We Tried It And WOW: CBD Face Serum

By now you’ve probably heard about the seemingly magical effects of CBD and seen it popping up all over your favorite beauty retailer’s shelves. But what exactly is this magical compound, and does it really live up to it’s own hype? As beauty lovers, we are especially interested in the efficacy of CBD face serum. So naturally, we had to try it. Here’s what we found.

Why Is CBD Everywhere Right Now?

The cannabis industry, and CBD in particular, has seen a large boom in popular demand thanks to the passing of legislation earlier this year -making the production of hemp (containing high amounts of CBD) legal. 

CBD, which is short for Cannabidiol, is a non-psychoactive cannabinoid found in cannabis plants (meaning it won’t produce the ‘high’ associated with traditional cannabis products containing THC).

While scientists are still trying to pinpoint the effectiveness of CBD, studies have shown it may help reduce inflammation, calm redness, and combat acne. All reasons why it has become a popular ingredient for skin care products. 

To test this theory, we tried a few of the most luxurious CBD face serums on the market and here’s what we found: 

Saint Jane Luxury Beauty Serum ($125): 500MG CBD

Saint Jane CBD Face Serum

The packaging of this product is beautiful, and just having it sit on our vanity felt like  a treat. But lets get to what’s inside the bottle.

Offered at a high price point, this luxurious serum delivers 500 MG of full spectrum CBD along with 20 other active botanicals. Saint Jane’s formula includes shea butter, grapeseed oil, and rosehip seed extract. So you get a lot of super nourishing ingredients along with CBD.

After the first application of this oil, our skin felt nourished and moisturized, however, it did not immediately help with redness. It was only after using it consistently for three weeks (via daily application at night) – did we notice an improvement in redness and less irritation.

cbd tinctures

Overall, we would recommend this CBD serum as a luxurious addition to your routine. Especially if you’re looking for added moisture and a calming effect. It may help reduce redness with continual use – but in no way is it a silver bullet. Therefore it should merely be used as a supplement your current routine.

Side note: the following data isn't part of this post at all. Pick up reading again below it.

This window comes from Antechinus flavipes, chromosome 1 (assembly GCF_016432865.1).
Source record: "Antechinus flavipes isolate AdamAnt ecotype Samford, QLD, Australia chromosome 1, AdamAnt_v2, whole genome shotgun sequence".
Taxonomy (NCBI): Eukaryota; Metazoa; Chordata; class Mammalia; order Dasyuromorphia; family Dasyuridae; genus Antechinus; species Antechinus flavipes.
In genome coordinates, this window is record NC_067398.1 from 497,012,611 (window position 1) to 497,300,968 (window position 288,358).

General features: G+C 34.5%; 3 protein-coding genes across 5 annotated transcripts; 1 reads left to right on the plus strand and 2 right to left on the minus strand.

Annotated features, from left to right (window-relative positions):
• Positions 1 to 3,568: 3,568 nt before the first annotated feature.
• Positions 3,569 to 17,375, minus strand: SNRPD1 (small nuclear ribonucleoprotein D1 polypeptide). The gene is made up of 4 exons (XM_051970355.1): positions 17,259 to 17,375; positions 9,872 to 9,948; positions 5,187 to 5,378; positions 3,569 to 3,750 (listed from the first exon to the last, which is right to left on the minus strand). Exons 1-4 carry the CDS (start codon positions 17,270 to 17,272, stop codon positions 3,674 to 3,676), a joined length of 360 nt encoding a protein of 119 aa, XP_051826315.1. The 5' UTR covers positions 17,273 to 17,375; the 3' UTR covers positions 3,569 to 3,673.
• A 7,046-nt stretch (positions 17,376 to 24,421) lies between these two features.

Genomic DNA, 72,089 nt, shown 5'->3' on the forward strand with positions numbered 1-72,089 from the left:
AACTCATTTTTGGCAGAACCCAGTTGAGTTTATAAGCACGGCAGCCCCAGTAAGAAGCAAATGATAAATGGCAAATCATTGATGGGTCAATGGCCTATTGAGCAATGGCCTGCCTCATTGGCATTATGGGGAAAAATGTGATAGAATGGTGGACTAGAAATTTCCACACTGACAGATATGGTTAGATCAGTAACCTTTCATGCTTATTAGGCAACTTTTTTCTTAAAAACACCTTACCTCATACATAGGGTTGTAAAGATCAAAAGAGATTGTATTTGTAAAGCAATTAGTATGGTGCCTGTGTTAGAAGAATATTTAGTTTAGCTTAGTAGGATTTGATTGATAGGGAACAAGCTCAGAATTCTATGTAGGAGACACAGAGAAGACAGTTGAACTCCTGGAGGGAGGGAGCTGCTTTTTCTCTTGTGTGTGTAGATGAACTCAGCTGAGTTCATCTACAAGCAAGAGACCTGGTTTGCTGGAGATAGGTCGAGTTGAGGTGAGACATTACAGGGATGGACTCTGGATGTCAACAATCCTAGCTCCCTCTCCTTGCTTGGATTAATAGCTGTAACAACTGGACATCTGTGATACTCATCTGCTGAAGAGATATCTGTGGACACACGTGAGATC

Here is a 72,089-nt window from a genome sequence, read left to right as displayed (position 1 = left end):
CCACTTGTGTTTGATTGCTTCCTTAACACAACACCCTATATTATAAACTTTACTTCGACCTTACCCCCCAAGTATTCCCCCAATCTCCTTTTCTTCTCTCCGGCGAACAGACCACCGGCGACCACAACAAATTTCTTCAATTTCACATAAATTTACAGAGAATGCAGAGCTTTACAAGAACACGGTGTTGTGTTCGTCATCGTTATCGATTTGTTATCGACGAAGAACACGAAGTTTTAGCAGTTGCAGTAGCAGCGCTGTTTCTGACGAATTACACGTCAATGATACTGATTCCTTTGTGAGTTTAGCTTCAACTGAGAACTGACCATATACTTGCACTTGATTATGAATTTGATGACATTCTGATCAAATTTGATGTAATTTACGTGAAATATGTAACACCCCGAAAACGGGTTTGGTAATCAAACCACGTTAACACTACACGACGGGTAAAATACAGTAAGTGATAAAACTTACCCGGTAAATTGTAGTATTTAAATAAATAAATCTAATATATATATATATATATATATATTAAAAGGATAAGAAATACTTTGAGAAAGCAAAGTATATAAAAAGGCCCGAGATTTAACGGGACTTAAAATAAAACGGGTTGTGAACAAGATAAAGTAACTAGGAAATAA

Ildi Pekar Tissue Repair Serum Infused with CBD Oil ($148): 250 MG CBD

Ildi Pekar CBD Face Serum
PHOTO: Ildi Pekar

Our favorite CBD face serum of the bunch. Ildi Pekar’s face serum is infused with 250 MG of CBD. Making it only half as potent as Saint Jane’s formula from a CBD standpoint.

However, it also contains a healthy dose of Aloe vera, Vitamin C, Vitamin B3, a Probiotic, and Hyaluronic Acid. Making it our favorite for plumping and nourishing the skin.

Meant to reduce inflammation and help rebuild healthy skin cells, of all the serums we tried, we got the best results after continual use of this product for four weeks. Also, we were able to substitute it for our usual vitamin c and hyaluronic acid serums – helping us justify high price tag. 

While we can’t point to CBD as the magic ingredient in this product, the combination of hydrators, healers, and plumping hyaluronic acid made the largest improvement in our skin out of the bunch. 

Hora Skin Care Super Serum + CBD ($54): 250 MG CBD

Hora CBD Face Serum
PHOTO: Hora Skincare

We love that Hora Skin Care’s take on a CBD face serum is as all-encompassing as some of the higher price point products on the market. It comes packed with a generous 250 MG of CBD. Formulated with Vitamin C, Hyaluronic Acid, Vitamin A, and Rosehip Seed Extract. In short, this CBD face serum is really is quite super for the price.

cbd tinctures

Over four weeks,  it had the most smoothing effect on our skin out of all the serums. Most likely due to the addition of Vitamin A (which stimulates cell turnover). Our skin also felt calm and had an extra bounce that we didn’t have before.

All in all, this is a great product for healthy skin that wants a little extra glow-up. 

The products mentioned in this article are not intended to diagnose, treat, cure, or prevent any disease; results may vary; the information provided does not constitute medical advice and it should not be relied upon as such.
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